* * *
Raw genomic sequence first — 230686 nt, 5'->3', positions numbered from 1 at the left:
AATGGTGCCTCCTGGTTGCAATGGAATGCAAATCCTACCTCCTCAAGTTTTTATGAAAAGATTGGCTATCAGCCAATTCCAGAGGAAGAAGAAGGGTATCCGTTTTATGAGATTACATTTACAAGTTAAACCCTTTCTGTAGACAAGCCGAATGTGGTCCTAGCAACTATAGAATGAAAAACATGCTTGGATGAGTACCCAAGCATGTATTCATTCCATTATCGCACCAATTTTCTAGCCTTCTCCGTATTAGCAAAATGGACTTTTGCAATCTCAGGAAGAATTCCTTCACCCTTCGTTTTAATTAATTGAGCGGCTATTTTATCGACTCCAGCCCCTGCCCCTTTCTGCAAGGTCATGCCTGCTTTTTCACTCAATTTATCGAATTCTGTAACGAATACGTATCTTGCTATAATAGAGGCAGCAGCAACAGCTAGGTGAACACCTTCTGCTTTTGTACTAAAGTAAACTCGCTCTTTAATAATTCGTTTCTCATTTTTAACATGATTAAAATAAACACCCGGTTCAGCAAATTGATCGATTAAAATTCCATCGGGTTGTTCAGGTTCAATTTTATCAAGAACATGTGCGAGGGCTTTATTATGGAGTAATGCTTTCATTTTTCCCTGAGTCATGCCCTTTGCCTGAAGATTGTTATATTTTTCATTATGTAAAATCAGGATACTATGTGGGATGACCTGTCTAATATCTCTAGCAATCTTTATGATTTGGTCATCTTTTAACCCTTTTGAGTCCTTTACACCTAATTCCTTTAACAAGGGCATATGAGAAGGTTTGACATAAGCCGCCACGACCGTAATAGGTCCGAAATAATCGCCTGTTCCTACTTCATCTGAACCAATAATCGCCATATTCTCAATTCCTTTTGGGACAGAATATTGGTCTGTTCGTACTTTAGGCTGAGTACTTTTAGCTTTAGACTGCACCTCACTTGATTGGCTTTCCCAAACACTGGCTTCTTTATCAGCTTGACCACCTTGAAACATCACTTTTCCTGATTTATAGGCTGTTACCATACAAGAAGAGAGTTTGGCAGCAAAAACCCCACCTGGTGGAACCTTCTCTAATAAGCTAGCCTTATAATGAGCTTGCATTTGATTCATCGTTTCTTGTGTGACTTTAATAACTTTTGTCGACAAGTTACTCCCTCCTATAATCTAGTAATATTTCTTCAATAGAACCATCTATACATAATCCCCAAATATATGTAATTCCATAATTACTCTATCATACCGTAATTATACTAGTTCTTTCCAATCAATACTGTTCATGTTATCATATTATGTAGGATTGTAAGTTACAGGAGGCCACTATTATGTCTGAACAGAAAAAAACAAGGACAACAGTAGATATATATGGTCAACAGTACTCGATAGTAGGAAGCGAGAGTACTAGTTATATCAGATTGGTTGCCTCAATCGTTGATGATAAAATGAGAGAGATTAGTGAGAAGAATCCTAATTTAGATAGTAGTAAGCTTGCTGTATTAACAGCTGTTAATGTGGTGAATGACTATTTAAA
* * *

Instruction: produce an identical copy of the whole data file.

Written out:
Raw genomic sequence first — 230686 nt, 5'->3', positions numbered from 1 at the left:
AATGGTGCCTCCTGGTTGCAATGGAATGCAAATCCTACCTCCTCAAGTTTTTATGAAAAGATTGGCTATCAGCCAATTCCAGAGGAAGAAGAAGGGTATCCGTTTTATGAGATTACATTTACAAGTTAAACCCTTTCTGTAGACAAGCCGAATGTGGTCCTAGCAACTATAGAATGAAAAACATGCTTGGATGAGTACCCAAGCATGTATTCATTCCATTATCGCACCAATTTTCTAGCCTTCTCCGTATTAGCAAAATGGACTTTTGCAATCTCAGGAAGAATTCCTTCACCCTTCGTTTTAATTAATTGAGCGGCTATTTTATCGACTCCAGCCCCTGCCCCTTTCTGCAAGGTCATGCCTGCTTTTTCACTCAATTTATCGAATTCTGTAACGAATACGTATCTTGCTATAATAGAGGCAGCAGCAACAGCTAGGTGAACACCTTCTGCTTTTGTACTAAAGTAAACTCGCTCTTTAATAATTCGTTTCTCATTTTTAACATGATTAAAATAAACACCCGGTTCAGCAAATTGATCGATTAAAATTCCATCGGGTTGTTCAGGTTCAATTTTATCAAGAACATGTGCGAGGGCTTTATTATGGAGTAATGCTTTCATTTTTCCCTGAGTCATGCCCTTTGCCTGAAGATTGTTATATTTTTCATTATGTAAAATCAGGATACTATGTGGGATGACCTGTCTAATATCTCTAGCAATCTTTATGATTTGGTCATCTTTTAACCCTTTTGAGTCCTTTACACCTAATTCCTTTAACAAGGGCATATGAGAAGGTTTGACATAAGCCGCCACGACCGTAATAGGTCCGAAATAATCGCCTGTTCCTACTTCATCTGAACCAATAATCGCCATATTCTCAATTCCTTTTGGGACAGAATATTGGTCTGTTCGTACTTTAGGCTGAGTACTTTTAGCTTTAGACTGCACCTCACTTGATTGGCTTTCCCAAACACTGGCTTCTTTATCAGCTTGACCACCTTGAAACATCACTTTTCCTGATTTATAGGCTGTTACCATACAAGAAGAGAGTTTGGCAGCAAAAACCCCACCTGGTGGAACCTTCTCTAATAAGCTAGCCTTATAATGAGCTTGCATTTGATTCATCGTTTCTTGTGTGACTTTAATAACTTTTGTCGACAAGTTACTCCCTCCTATAATCTAGTAATATTTCTTCAATAGAACCATCTATACATAATCCCCAAATATATGTAATTCCATAATTACTCTATCATACCGTAATTATACTAGTTCTTTCCAATCAATACTGTTCATGTTATCATATTATGTAGGATTGTAAGTTACAGGAGGCCACTATTATGTCTGAACAGAAAAAAACAAGGACAACAGTAGATATATATGGTCAACAGTACTCGATAGTAGGAAGCGAGAGTACTAGTTATATCAGATTGGTTGCCTCAATCGTTGATGATAAAATGAGAGAGATTAGTGAGAAGAATCCTAATTTAGATAGTAGTAAGCTTGCTGTATTAACAGCTGTTAATGTGGTGAATGACTATTTAAA